Showing posts with label DnD. Show all posts
Showing posts with label DnD. Show all posts

Tuesday, June 16, 2020

BECMI: Companion Set Review

We are now at the part of my hand-made maps of the world where I leave the dungeons (Basic) and wildernesses (Expert) that I knew so well.   I am now in an area of half-rumored tales and speculations.  Stories from other travelers, with tales that are both familiar and yet foreign to me.

Join me on my exploration of the new worlds of the D&D Companion Set.  But a warning, here there be Dragons!

D&D Companion Set (1984)

I don't think it is too much to say that the Companion Set contains some of the most interesting changes and updates to the D&D than any other product TSR had published to date.  I will talk more about these in the review, but first a look back.

I had eagerly awaited the Companion set for D&D ever since I got my Expert Set.  That is, by B/X Moldvay/Cook Basic and Expert Set.

The Companion Set, as promised by the Expert Set rules, mentions that characters will now go to 36th level and there will be a way to cure undead level drain!  Such promises. Such hope!

D&D Cook Expert Set, page X8

Though it was not to be and the B/X line stopped there, only to be "rebooted" in 1983 with the BECMI line, though we were not calling it that back then.

By the time the Companion did come out I had moved on to AD&D. I no longer had any interest in the Companion rules having discovered the world could also have Assassins, half-orcs, and 9 alignments.

I did manage to read it once.  I was in college and it was at Castle Perilous Games in Carbondale. Of course, at the time AD&D 2nd Ed was the new hotness and I had no desire to look backward.  What I saw though at the time did not impress me.  I think the entire Mentzer set at the time (AT THE TIME mind you) made me think of it as D&D for little kids (now I see it differently).

Looking back now I see I made a BIG MISTAKE.
Well...maybe.  I mean I would not have traded my AD&D time for anything, but I do wish I had given the BECMI rules more of a chance.

Now I can fix that.

Today I am going to cover the BECMI Companion Rules.  I am going to cover both the DriveThruRPG PDFs and my recently acquired box set.


The Companion Set follows the rules as presented in the BECMI Basic and Expert books. But unlike those books, the Companion Rules sets off into uncharted directions and gives us some new material.

While the claim can be made that Frank Mentzer only edited and organized the Basic and Expert rules based on previous editions, the Companion set is all his.  While there may be some influences from earlier editions such as Greyhawk (with it's 22nd level cap [wizards] and some monsters) and AD&D (some monsters and the multiverse) this really feels new.

Companion Player's Book 1
The player's book is 32 pages with color covers and black & white interiors. Art by Larry Elmore and Jeff Easley.
Opening this book we get a preface with a dedication to Brian Blume. A nice touch and yeah he is often forgotten in the tale of D&D's earliest years.  The preface also firmly situates us in time. We 10 years out from when D&D was first published. The design goals of this book, and consequently this series, have never been more firmly stated.  This is an introduction to the D&D game and designed to be fun, playable, and true to the spirit of D&D.  It certainly feels like this is the successor to the Original D&D game; maybe more so than AD&D.
One page in and we are off to a great start.

The title and table of contents page tell us that this game is now "by" Frank Mentzer, based on D&D by Gygax and Arneson.  As we move into the book proper we get a feel for the "changing game."  Characters are more powerful and once difficult threats are no more than a nuisance or exercise.  The characters are ready to take their place among the rulers of the world.  This makes explicit something I always felt AD&D only played lip service to.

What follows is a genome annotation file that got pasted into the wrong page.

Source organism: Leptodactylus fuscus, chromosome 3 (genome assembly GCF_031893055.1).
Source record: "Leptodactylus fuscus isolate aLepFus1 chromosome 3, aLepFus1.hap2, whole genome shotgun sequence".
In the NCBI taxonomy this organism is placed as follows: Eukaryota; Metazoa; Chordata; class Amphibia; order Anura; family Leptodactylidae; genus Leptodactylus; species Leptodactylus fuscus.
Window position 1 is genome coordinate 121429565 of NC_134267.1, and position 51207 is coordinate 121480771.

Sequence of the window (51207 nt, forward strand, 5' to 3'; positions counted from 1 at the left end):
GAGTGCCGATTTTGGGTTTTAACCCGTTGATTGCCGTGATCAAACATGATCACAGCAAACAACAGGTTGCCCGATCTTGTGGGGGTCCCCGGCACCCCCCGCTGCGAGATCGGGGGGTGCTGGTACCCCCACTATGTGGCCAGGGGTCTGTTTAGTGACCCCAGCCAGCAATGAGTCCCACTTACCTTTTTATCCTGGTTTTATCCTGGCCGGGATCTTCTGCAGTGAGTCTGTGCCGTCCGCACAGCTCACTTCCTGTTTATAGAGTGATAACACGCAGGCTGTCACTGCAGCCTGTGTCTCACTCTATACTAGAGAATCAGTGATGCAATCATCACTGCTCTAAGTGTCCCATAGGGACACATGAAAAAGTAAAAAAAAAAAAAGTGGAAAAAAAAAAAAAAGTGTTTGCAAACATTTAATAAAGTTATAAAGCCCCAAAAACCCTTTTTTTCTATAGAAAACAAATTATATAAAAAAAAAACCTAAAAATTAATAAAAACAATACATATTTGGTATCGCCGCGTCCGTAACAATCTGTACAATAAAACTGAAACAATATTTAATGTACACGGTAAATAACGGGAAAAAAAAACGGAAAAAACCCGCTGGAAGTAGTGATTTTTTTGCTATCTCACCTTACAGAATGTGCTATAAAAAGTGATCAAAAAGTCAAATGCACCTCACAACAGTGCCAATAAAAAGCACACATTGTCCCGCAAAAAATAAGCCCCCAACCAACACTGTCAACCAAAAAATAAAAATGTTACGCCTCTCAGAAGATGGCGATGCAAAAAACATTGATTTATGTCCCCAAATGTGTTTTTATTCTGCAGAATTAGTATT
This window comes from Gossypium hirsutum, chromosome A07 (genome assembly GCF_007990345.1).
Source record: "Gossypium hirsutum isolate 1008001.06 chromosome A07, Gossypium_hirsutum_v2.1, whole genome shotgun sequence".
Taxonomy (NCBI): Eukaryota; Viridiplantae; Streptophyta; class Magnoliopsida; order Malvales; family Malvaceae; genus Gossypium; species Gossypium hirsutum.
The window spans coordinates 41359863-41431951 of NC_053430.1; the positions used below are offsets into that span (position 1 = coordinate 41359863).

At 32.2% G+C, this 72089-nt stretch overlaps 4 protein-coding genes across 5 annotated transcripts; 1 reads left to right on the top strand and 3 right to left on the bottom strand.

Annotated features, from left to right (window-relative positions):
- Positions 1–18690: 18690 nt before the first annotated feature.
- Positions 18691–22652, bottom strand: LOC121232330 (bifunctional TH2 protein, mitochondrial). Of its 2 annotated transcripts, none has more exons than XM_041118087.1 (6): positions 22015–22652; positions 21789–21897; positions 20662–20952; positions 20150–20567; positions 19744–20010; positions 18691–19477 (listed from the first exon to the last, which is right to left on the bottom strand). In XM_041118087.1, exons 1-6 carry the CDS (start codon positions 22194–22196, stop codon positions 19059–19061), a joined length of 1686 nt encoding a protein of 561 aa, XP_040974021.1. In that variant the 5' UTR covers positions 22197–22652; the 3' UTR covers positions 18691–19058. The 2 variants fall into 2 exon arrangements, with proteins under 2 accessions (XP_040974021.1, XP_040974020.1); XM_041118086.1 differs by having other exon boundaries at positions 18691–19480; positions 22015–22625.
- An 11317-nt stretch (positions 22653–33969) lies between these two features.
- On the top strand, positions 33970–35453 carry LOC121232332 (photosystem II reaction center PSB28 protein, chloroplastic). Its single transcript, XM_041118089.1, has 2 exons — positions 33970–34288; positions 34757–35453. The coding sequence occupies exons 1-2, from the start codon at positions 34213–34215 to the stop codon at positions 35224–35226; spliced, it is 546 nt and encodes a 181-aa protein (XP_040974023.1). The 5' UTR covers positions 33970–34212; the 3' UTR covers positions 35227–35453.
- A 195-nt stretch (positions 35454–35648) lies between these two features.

We get some new weapons that have different sorts of effects like knocking out an opponent or entangling them. We also get some unarmed combat rules.    Now, these feel they really should have been added to the Basic or Expert rule sets. Maybe they were but were cut for space or time.

Up next is Stronghold management from the point of view of the player characters.  Again here D&D continues its unwritten objective of being educational as well as fun.  More on this in the DM's book.

Character Classes
Finally, about 11 pages in we get to the Character updates.  Here all the human character classes get tables that go to level 25; again maybe a nod to Greyhawk's level 20-22 caps, and caps of 7th level spells (clerics) and 9th level spell (magic-users).  Clerics get more spells and spell levels.  The big upgrade comes in the form of their expanded undead turning table.  Clerics up to 25th level and monsters up to Liches and Special.  This mimics the AD&D Clerics table; I'd have to look at them side by side to see and differences.  One difference that comes up right away is the increase in undead monsters.  There are phantoms, haunts, spirits, and nightshades.  Nightshades, Liches, and Special will be detailed in the Master Set.

Something that is big pops up in the cleric listing.  A Neutral cleric of level 9 or higher may choose to become a Druid! Druids only resemble their AD&D counterparts in superficial ways.  They have similar spells, but the BECMI Druid cannot change shape.  It is an interesting implementation of the class and one I'll discuss more in a bit.

Arguably it is fighters that get the biggest boost in the Companion Set.  They gain the ability to have multiple attacks per round now and other combat maneuvers such as smashing, pairing and disarming. This is a big deal since they got so little in the Expert set. Fighters can also "specialize" into three paths depending on alignment.  There are Knights, Paladins, and Avengers.  Each type gives the fighter something a little extra.  Paladins are not very far off from their AD&D counterparts and Avengers are as close to an Anti-Paladin as D&D will get until we get to the Blackguards.